In thinking about this…

A definition for science is knowledge. The knowledge of Soul or Spirit has one intelligence, life, substance, truth, and love. It is content in circular love.

Up against the common images of separate bodies and beings, the knowledge of Soul presents images of one Mind, getting along with constructive purpose. The body of Soul reflects essence and spirit, liveliness.

The body of Spirit has no boundaries. It doesn’t droop. The body of Soul embraces sinless cause and effect. The knowledge of Soul naturally eliminates human illusions and emotions because Soul’s ideas are substantial.

[1] Ex. 20:3; Deut. 5:7

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[2] Matt. 19:19, 22:39; Mark 12:31; Luke 10:27; Rom. 13:9; Gal. 5:14; James 2:8

Reviewing Christian Science, 4

Q. What are spirits and souls?

A. To human belief, they are personalities composed of consciousness and unconsciousness, life and death, truth and error, good and evil. Divine Science reveals how those contrasting terms don’t agree or conform to one another. Truth is indivisible; error is divisible. Truth is limitless; error is limited. Truth is intelligent; error is non-intelligent. Moreover, Truth is real, and error is unreal. This last statement contains the point you will most reluctantly admit, although first and last it is the most important to understand.

The terms souls, spirits, or human beings are as unsustainable as the term gods. Soul or Spirit signifies infinite Being and nothing else. There are not finite souls, spirits, or beings. Soul or Spirit means only one Mind and cannot be rendered in the plural. Mythology and human philosophies have perpetuated the fallacy that intelligence, soul, and life can be divided and confined, and thereby materialized. Idolatry and ritualism are the outcome of all human-made beliefs. The Science of spirituality comes with tool in hand to separate the chaff from the wheat. Science will declare God aright, and Christianity will demonstrate this declaration and its divine Principle, making humankind better physically, morally, and spiritually.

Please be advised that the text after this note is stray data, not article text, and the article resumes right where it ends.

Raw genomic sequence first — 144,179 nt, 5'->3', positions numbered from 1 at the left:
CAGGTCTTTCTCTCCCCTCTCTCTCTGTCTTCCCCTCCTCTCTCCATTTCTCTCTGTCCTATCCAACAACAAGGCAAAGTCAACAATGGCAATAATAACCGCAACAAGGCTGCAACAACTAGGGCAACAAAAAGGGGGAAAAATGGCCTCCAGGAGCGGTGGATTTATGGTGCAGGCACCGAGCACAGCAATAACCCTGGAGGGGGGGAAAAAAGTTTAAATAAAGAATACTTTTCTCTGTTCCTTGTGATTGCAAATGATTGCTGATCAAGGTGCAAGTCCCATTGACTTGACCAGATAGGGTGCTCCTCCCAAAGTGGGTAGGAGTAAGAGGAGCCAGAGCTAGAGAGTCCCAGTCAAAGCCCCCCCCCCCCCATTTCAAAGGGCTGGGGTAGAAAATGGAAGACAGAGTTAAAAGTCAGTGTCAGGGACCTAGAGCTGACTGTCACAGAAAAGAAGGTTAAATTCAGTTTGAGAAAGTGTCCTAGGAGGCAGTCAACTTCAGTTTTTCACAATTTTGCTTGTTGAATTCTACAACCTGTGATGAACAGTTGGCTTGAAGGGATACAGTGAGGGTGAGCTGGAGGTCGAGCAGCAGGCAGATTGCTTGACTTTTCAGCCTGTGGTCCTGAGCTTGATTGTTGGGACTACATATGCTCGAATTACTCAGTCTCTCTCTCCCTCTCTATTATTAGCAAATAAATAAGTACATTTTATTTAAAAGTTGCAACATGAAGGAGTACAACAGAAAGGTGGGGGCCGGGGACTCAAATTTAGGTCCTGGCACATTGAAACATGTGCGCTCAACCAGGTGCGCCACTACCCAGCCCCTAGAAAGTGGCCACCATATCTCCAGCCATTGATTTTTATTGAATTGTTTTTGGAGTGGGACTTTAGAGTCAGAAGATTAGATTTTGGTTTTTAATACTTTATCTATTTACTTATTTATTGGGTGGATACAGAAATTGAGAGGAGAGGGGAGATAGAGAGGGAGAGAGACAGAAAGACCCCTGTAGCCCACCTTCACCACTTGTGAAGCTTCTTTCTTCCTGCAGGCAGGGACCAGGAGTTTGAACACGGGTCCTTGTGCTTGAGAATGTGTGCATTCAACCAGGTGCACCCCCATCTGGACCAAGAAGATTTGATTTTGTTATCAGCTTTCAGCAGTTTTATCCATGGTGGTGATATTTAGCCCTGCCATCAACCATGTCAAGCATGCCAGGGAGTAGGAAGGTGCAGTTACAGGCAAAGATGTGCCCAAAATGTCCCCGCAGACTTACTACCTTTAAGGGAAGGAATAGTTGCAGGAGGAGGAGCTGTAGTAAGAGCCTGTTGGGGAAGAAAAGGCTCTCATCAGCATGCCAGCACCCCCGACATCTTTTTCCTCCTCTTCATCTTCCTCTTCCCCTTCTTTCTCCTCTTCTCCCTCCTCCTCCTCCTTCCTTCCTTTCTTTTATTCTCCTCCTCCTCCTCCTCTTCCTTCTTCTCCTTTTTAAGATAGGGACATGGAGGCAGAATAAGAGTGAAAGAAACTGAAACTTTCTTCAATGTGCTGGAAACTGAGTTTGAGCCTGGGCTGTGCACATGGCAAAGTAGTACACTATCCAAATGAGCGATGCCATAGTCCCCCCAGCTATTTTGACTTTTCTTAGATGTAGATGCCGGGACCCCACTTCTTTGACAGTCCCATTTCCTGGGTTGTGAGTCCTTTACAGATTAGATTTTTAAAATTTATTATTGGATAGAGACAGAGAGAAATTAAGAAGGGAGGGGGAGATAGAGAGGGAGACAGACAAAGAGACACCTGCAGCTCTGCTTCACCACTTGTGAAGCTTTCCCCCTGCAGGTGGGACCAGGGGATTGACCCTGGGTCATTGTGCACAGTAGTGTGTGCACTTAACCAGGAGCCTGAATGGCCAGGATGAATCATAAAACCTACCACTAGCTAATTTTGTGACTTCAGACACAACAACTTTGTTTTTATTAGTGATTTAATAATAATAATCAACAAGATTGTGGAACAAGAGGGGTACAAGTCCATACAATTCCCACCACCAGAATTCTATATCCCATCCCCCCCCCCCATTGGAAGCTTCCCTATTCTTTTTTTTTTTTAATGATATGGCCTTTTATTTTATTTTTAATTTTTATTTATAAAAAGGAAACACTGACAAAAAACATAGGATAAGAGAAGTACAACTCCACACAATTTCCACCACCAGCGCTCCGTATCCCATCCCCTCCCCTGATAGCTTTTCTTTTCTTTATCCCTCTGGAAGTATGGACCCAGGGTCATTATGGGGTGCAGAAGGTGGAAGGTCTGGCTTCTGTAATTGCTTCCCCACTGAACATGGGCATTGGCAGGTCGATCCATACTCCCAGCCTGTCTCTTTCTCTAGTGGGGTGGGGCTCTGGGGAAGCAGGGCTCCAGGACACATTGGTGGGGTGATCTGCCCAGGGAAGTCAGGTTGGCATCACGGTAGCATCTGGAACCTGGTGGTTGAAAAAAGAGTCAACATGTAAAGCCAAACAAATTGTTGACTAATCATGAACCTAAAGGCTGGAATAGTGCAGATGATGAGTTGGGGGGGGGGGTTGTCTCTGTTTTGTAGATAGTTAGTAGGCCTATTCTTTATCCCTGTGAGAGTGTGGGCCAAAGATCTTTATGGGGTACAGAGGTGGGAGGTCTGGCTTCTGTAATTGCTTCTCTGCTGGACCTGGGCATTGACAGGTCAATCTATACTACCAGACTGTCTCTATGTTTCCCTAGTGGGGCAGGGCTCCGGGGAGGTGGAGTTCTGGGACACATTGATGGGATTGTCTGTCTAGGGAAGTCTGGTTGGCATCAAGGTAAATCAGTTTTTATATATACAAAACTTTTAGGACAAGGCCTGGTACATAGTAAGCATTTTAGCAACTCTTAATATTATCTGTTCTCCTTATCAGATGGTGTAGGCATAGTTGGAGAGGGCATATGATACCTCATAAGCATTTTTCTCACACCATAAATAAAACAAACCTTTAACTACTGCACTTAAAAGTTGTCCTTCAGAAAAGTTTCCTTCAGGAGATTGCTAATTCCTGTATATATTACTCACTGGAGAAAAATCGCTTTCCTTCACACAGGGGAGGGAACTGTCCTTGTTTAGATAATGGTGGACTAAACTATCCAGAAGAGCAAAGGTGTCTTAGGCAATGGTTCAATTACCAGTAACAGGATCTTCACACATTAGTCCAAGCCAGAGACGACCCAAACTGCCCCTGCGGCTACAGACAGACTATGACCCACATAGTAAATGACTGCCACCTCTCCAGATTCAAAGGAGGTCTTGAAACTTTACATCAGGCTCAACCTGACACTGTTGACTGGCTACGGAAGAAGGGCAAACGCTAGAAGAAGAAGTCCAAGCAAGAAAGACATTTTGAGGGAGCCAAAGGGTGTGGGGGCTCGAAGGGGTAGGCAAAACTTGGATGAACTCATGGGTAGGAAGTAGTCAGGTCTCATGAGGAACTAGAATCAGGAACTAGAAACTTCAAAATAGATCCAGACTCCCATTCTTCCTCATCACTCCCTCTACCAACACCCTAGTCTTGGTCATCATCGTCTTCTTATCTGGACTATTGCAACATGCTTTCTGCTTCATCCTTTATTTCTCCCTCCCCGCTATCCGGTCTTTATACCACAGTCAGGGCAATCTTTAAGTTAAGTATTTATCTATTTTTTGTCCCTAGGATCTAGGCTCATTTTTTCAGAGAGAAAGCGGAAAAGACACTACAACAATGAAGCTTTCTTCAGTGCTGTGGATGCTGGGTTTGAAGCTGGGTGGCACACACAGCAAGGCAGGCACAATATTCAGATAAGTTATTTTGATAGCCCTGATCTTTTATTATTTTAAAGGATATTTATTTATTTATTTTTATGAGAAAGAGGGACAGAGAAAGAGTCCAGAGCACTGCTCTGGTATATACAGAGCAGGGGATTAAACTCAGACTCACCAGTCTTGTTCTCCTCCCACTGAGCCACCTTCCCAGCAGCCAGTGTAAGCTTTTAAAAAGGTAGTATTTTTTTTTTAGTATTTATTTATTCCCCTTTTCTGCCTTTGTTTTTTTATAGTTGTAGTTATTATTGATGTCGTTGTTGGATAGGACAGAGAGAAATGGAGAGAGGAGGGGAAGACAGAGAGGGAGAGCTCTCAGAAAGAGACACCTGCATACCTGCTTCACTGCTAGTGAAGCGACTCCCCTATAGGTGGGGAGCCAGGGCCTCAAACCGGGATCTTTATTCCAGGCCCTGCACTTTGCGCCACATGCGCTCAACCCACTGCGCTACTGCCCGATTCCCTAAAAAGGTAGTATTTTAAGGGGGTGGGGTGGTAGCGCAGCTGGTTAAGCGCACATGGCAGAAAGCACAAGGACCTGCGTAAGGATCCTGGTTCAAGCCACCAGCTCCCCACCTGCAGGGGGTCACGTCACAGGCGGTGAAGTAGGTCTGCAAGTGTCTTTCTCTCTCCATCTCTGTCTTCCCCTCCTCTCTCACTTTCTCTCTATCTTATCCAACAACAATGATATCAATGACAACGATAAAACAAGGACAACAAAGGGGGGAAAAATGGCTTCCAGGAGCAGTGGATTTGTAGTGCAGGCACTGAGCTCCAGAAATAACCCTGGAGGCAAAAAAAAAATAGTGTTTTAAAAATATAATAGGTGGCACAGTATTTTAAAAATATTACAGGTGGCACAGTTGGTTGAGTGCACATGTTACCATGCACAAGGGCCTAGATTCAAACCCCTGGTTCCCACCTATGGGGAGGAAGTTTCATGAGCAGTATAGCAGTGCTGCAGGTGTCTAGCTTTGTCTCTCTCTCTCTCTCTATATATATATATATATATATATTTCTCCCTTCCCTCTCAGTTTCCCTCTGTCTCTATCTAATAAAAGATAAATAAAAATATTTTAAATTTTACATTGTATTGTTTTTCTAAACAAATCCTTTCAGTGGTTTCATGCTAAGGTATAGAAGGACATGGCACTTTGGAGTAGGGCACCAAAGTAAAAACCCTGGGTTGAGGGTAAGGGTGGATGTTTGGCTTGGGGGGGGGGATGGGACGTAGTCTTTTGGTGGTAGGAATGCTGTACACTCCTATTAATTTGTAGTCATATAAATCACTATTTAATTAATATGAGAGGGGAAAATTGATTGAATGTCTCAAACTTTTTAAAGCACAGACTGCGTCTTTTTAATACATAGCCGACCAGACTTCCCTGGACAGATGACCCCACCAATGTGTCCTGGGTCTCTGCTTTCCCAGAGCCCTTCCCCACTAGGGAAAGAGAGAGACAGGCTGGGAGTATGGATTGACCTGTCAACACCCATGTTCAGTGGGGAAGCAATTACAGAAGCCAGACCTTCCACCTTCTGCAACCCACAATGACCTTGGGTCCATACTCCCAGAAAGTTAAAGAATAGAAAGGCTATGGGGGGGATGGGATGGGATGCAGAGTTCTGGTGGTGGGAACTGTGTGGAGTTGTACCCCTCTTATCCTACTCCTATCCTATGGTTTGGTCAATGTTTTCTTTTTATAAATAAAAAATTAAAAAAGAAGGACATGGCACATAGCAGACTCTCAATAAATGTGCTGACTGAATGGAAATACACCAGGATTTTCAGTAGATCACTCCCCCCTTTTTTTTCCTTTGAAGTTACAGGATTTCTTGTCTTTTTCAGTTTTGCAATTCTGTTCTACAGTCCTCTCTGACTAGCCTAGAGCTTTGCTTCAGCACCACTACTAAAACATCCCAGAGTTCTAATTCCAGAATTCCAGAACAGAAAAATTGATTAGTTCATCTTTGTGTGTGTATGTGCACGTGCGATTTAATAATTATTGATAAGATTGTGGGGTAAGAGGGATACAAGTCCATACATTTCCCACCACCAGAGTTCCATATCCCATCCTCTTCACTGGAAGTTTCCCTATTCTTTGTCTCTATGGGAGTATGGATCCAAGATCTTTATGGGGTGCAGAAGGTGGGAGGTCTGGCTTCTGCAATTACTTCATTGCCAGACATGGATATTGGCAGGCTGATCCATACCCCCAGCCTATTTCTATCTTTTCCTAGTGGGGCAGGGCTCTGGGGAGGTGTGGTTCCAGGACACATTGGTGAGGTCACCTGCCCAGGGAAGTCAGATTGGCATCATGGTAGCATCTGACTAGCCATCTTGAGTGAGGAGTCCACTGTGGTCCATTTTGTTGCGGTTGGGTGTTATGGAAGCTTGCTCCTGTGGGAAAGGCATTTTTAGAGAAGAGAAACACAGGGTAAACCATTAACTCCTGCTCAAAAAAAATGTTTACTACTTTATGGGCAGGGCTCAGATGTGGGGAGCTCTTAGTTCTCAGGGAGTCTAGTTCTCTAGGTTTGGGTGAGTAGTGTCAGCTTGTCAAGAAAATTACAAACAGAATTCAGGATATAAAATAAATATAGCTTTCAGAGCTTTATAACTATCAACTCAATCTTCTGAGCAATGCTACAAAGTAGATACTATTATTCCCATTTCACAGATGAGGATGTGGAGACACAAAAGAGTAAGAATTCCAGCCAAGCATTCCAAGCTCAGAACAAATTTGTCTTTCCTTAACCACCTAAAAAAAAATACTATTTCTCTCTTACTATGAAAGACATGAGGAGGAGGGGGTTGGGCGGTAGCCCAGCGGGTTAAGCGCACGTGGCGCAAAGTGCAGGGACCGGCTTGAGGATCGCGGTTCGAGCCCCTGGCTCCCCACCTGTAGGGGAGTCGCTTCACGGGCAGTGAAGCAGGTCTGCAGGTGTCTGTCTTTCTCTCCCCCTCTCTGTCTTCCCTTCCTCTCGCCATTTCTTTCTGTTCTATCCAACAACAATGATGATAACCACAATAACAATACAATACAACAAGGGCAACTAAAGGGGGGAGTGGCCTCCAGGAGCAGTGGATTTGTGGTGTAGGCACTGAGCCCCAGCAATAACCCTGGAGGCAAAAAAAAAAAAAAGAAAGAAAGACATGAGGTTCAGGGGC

Think about this…On one side of the coin we have individual people. Everyone should have their own rights and life. On the other side of the coin we have humanity, the collection of all individuals. Getting along challenges individuals to act as a whole unit. But of course, we bump into problems because our diversity overwhelms unity.

For other solutions, let’s back up.

If we back up to the sides of the coins, it’s apparent each individual is assigned a different spirit or soul to make up the diversity and thereby make unity a super-challenge.

So, back up farther. Don’t focus on the sides of the coin.

Let’s keep the coin but start thinking with the coin itself. The coin is one Spirit. Now, move to the coins sides. Each individual reflects the one Spirit in their own way, plus as a whole unit.

Diversity isn’t different/separate persons or spirits, but diversity signifies the ever-expansion of one Spirit, the multi-color of one Soul, the ongoing proliferation of beauty.

Bing pink bush

Thursdays in Black

Thursdays in Black #TiB aims toward a world without rape and violence. Historically, the movement is traced to the 1970s when Argentinian women protested for protection from violence and rape. Flowing and ebbing over time, Thursdays in Black has spread globally. March 15, I attended a panel discussion at the Church Center for the United Nations in New York City. Hosted by Ecumenical Women of the United Nations, a panel discussion. Four men dialogued on progress and potential for a world without gender solicited destructive behavior.

Toxic masculinity was defined broadly, not necessarily by gender or male human beings, but by attitudes; threatening attitudes that bully and harm. I talk in my memoir, I Am My Father-Mother’s Daughter, about negotiating the attitude of masculinity. Here is the chapter: